Alzheimer's Disease

Misled by Metabolites

Science's STKE  13 Apr 2004:
Vol. 2004, Issue 228, pp. tw134-TW134
DOI: 10.1126/stke.2282004TW134

Misfolded amyloid β peptides (Aβ), which act as seeds for aggregates of insoluble amyloid, have been associated with the pathophysiology of Alzheimer's disease (AD). However, it is not clear what might initiate the abnormal folding of proteins with normal amino acid sequences. Noting that both hypercholesterolemia and inflammation increase the risk of developing AD, and that ozone production during inflammation has recently been demonstrated, Zhang et al. investigated the possibility that cholesterol ozonolysis metabolites could stimulate Aβ misfolding. The authors used thioflavin T fluorescence and atomic force microscopy to show that two such cholesterol metabolites promoted aggregation of Aβ peptides in vitro. Further, the resulting aggregates acted as seeds for amyloid fibrils. Both metabolites covalently bound Aβ and lowered the concentration of Aβ at which aggregates formed. Moreover, analysis by high-performance liquid chromatography-mass spectrometry revealed that both metabolites were present in human brain. These observations suggest a plausible scenario in which cholesterol-metabolite promotion of amyloidogenesis could underlie the association of both inflammation and hypercholesterolemia with AD.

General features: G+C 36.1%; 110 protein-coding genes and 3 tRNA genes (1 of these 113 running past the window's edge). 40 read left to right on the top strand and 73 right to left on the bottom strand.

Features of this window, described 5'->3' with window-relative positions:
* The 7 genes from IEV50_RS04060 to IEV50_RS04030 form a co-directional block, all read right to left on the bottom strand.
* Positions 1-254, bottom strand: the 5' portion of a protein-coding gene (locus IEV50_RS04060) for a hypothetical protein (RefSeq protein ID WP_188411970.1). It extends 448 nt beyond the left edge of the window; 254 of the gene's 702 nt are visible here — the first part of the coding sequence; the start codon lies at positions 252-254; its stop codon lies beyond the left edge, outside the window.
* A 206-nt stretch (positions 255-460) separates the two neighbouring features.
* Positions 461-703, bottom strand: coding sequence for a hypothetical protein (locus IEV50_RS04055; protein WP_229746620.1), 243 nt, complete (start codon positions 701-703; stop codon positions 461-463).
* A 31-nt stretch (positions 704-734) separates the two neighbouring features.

Q. Zhang, E. T. Powers, J. Nieva, M. E. Huff, M. A. Dendle, J. Bieshchke, C. G. Glabe, A. Eschenmoser, P. Wentworth, Jr., R. A. Lerner, J. W. Kelly, Metabolite-initiated protein misfolding may trigger Alzheimer's disease. Proc. Natl. Acad. Sci. U.S.A. 101, 4752-4757 (2004). [Abstract] [Full Text]